• I agree that if you abuse this tech like an idiot then you could damage your land.
      But there are dozens of ways where you could use it without damaging good land.

      So it’s just like most technologies then. Use it sensibly and it’s useful. Be an idiot and suffer the consequences.

    • Ali_Mentary, the article said “The rice was not grown in traditional rice paddy, where fields are filled with fresh water, but on a salty beach on the Yellow Sea coast in Qingdao, Shandong. China has one million square kilometers of waste land, an area the size of Ethiopia, where plants struggle to grow because of high salinity or alkalinity levels in the soil.”

      Salt is already in the water and will stays where it is, nobody is adding salt to the water, so please stop spewing out bigotry troll about anything China.

  2. Nice progress, but as long as it costs 8x normal rice it’s not going to solve real food shortage issues. Only a few Whole Foods shoppers are going to be pay those prices for “could be” more calcium. Especially when hardly anyone is lacking for calcium*; there’s plenty of sources of that.

    Anyway, I take this story as news that progress is still happening, and that’s good.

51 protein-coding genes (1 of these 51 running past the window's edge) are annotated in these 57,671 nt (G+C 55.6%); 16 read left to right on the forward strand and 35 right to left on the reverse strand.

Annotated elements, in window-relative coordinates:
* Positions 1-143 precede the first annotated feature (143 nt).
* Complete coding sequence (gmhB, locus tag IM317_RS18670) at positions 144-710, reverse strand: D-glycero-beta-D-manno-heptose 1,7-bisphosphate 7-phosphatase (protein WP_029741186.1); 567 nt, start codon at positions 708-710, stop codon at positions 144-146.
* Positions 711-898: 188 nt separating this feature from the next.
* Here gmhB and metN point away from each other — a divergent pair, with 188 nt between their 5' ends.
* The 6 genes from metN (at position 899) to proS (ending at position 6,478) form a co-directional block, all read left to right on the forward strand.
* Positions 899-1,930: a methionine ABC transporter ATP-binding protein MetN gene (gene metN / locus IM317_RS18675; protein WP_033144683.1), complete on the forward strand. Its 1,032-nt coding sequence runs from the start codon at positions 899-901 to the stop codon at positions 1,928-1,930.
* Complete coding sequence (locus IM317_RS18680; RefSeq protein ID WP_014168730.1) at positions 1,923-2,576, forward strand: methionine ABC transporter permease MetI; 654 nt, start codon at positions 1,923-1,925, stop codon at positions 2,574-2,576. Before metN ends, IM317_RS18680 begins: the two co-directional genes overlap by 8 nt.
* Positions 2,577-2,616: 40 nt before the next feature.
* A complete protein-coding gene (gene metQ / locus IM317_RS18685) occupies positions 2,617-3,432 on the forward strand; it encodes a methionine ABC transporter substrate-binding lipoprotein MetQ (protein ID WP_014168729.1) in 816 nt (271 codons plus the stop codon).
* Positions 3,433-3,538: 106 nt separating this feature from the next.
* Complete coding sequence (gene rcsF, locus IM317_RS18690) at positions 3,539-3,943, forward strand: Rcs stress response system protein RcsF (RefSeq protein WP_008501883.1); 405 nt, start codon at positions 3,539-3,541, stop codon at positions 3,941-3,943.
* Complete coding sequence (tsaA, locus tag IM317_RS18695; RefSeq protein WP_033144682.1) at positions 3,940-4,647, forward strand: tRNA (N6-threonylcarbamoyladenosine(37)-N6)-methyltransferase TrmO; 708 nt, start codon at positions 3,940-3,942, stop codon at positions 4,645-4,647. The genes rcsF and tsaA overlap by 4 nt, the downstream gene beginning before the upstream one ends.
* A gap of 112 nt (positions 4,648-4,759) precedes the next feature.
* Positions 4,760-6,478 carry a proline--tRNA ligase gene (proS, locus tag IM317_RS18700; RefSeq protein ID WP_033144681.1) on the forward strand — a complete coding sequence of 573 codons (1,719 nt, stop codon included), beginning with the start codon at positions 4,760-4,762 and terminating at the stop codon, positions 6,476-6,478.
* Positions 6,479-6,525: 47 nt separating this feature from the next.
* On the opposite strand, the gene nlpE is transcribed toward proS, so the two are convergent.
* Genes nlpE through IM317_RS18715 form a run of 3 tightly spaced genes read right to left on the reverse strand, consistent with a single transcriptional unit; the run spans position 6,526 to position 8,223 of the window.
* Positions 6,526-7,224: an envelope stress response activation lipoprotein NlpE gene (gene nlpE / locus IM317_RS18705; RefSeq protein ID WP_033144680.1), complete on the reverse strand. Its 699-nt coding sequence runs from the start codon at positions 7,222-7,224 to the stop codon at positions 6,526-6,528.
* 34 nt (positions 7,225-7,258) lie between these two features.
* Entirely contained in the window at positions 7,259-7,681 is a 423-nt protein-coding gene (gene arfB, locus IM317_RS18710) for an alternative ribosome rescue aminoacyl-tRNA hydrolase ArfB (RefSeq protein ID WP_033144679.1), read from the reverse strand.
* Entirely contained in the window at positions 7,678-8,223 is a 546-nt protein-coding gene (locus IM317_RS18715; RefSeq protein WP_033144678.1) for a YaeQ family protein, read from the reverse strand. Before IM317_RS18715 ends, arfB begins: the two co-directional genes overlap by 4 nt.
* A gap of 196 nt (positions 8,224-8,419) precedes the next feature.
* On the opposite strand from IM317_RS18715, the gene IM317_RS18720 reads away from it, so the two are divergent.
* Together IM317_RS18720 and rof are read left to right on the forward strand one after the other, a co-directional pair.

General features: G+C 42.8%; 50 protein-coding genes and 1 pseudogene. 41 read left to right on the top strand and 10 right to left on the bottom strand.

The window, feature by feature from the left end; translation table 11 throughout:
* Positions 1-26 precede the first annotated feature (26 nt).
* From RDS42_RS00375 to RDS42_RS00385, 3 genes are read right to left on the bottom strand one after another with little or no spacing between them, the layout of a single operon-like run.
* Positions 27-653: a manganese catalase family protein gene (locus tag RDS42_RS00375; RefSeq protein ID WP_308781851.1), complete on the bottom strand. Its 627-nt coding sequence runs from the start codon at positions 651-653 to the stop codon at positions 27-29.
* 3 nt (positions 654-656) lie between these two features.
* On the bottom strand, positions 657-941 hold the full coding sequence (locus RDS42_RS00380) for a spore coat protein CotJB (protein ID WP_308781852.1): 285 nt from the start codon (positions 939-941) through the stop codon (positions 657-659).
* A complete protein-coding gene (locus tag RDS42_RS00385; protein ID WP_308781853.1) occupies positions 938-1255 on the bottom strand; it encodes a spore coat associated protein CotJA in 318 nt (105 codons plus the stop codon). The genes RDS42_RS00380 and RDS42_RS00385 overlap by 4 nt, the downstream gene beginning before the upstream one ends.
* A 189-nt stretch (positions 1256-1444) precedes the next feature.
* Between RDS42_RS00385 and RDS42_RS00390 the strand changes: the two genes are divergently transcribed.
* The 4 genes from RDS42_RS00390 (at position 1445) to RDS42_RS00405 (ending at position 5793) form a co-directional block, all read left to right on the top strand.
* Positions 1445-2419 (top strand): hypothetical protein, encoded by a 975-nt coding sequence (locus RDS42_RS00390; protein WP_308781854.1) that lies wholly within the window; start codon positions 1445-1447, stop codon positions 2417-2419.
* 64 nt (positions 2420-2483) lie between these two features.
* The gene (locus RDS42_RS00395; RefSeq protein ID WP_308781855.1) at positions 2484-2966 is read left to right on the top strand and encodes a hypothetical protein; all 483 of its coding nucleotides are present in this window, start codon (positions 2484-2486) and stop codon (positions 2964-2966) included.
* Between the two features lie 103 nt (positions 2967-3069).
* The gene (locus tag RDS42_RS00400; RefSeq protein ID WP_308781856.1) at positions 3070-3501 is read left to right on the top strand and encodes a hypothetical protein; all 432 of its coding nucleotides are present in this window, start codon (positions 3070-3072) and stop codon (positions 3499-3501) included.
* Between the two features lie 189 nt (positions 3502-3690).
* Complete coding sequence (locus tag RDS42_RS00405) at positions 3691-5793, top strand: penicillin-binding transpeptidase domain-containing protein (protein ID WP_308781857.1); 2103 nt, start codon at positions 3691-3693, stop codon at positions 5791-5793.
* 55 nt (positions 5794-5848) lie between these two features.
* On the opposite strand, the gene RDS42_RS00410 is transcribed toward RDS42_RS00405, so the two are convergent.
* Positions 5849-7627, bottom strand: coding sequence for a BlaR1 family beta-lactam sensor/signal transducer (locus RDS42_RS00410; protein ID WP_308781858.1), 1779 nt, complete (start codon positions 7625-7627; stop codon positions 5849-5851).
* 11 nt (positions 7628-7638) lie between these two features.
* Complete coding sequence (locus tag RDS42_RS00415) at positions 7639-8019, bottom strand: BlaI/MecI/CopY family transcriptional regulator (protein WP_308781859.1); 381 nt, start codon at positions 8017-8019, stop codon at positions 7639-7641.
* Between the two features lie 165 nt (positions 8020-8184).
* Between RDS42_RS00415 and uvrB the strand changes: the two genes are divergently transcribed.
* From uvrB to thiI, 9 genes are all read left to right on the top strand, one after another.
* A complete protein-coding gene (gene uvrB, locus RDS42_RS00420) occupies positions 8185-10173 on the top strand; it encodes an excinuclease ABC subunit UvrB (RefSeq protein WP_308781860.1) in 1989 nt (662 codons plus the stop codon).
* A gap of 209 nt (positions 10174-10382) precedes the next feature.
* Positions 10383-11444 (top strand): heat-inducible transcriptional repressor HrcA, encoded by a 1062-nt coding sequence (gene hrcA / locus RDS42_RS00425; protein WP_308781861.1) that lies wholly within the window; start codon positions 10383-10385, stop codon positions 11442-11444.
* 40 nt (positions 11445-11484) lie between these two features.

*Uptake of calcium by the elderly is a different issue, that’s not dietary deficiency.

    • I interpreted the “costs 8x normal rice” to be for these first experimental crops.
      Obviously one would hope that the production crops would be CHEAPER than normal rice, otherwise what’s the point?

      • doctorpat, the point is we should find more harmless ways to grow rice/food, we should not find more way to poison the land and food with herbicides, chemicals, Frankenstein gene manipulation which the westerners are insisting to pursue for the purpose of boosting IP rights to enhance bottom line, and eventually their technologies will either kill us all or turn us into deformed ugly creatures.

    • you shall have more more “lands” to grow the rice, and use less herbicides. I think these are the points.

  3. We should be switching to automated greenhouses anyway (preferably built with auromated or semi-automated construction) Closer to where the customers live, too.

    But there are no lobbyist scum in DC and the state capitals bribing the crooked pols on behalf of the future but rather only for the status quo.

    Another reason why government should stay out of agriculture.

    • What about regulation of farm chemicals? Sanitary conditions for dairies and cattle lot run-off? Antibiotics and other drugs for farm animals? Whether in greenhouses or open fields, do you want zero regulations?

      It’s easy to say that voluntary controls would arise – but generally that doesn’t appear to have happened. Even where it has to some degree, such as with organic foods, most families pick short term economics over uncertain and hard to detect long term health impacts.

    • LOL. Automated greenhouses. Wait… why LOL? Its kind of an interesting meta-idea.

      Thing is, I always kind of wonder about “sticking seeds in the dirt and getting stuff back some months later” to “make big machine, multiple layers, rotating beds, robots, …” Just sounds like a whole lot more stuff.